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Hard Facts, Dangerous Half Truths and Total Nonsense: A rant about Instinct vs Evidence

I’ve been working with the UK’s National Health Service recently and have noticed the welcome emergence of Evidence-Based Medicine as a better way of reaching decisions than doctors relying on habit, their own relatively narrow experience, hierarchy (“I’m the consultant, therefore my decisions must not be questioned”), and the mystique of their own expertise.

Bob Sutton and Jeffrey Pfeffer have a new book out, partly inspired by Evidence-Based Medicine. In their book, Hard Facts, Dangerous Half Truths and Total Nonsense , they draw on the growth of Evidence-Based Medicine as a discipline and call for a parallel growth in evidence-based business decision-making instead of instinct.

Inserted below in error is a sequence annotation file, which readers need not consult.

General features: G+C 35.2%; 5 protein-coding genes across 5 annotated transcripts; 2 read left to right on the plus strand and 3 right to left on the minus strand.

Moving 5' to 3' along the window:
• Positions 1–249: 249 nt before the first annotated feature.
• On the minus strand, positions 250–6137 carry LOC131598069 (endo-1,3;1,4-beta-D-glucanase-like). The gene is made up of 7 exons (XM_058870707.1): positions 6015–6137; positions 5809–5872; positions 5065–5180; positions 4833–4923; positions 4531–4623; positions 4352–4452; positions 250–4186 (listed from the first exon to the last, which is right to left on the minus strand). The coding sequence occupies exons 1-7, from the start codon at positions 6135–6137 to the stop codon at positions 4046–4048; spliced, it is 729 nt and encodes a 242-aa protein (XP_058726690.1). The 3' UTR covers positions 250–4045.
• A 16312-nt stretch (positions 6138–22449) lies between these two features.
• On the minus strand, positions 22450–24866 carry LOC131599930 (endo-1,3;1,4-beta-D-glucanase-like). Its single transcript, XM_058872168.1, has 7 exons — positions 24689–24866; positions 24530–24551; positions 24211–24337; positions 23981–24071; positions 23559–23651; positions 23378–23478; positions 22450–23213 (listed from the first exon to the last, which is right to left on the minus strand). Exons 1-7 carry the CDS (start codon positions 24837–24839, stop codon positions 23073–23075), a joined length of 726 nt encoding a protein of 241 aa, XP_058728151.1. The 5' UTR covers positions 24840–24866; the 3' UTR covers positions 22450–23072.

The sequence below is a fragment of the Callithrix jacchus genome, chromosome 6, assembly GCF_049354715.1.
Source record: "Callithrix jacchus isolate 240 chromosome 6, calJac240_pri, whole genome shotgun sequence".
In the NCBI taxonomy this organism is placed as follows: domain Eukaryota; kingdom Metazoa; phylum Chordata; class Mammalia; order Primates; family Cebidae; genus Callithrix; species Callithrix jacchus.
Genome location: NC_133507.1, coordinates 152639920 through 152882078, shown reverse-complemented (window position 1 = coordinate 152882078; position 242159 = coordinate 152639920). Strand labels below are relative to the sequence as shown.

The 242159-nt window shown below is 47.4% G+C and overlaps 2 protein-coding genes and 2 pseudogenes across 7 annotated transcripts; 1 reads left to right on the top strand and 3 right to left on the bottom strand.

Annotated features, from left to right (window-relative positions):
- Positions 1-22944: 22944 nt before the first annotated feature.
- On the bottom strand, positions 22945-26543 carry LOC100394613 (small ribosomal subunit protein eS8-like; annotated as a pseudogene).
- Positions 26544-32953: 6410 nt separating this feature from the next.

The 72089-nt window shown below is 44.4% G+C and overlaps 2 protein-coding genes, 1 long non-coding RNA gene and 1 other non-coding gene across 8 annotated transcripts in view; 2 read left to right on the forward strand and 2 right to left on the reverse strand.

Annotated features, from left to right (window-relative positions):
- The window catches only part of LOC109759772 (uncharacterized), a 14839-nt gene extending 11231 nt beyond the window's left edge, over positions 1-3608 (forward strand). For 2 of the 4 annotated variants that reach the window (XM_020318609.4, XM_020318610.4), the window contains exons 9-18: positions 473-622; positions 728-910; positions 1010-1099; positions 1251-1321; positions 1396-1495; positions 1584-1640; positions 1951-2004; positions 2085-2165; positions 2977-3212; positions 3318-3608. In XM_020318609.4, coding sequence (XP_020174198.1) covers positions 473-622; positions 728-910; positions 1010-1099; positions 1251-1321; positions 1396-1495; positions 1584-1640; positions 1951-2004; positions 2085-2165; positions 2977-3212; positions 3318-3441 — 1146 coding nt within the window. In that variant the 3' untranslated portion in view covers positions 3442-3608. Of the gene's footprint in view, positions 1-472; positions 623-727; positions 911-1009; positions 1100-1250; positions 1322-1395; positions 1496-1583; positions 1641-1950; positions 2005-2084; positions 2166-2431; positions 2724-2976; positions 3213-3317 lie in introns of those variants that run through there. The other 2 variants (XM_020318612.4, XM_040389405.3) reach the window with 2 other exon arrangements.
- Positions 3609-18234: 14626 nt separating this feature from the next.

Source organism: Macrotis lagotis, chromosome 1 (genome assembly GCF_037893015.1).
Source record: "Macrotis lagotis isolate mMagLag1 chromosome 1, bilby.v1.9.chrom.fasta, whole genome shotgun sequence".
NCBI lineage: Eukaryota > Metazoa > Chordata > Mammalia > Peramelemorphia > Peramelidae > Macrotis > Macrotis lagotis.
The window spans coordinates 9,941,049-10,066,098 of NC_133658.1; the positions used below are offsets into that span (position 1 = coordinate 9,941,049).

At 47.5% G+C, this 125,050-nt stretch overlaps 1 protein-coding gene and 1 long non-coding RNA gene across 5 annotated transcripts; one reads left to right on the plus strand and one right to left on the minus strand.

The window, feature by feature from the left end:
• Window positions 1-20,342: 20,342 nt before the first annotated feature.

BUT, I’m not so sure. Intuition and instinct are not always based on “Dangerous Half Truths and Total Nonsense” as the title of their book says. They are actually often sub-conscious, fast ways of processing, accessing and aggregating evidence and then reaching a swift conclusion.

Leaders need more of both – a clear-eyed focus on the relevant facts and evidence (rather than evidence that promotes a particular agenda or perspective), PLUS more reliance on individual and collective instinct.

I’ve got a couple of great examples of the power of instinct somewhere. I’ll dig them out and post them. One’s to do with finding fish, the other with how George Soros’ gets a back spasm when he’s about to make a ‘wrong’ investment decision.

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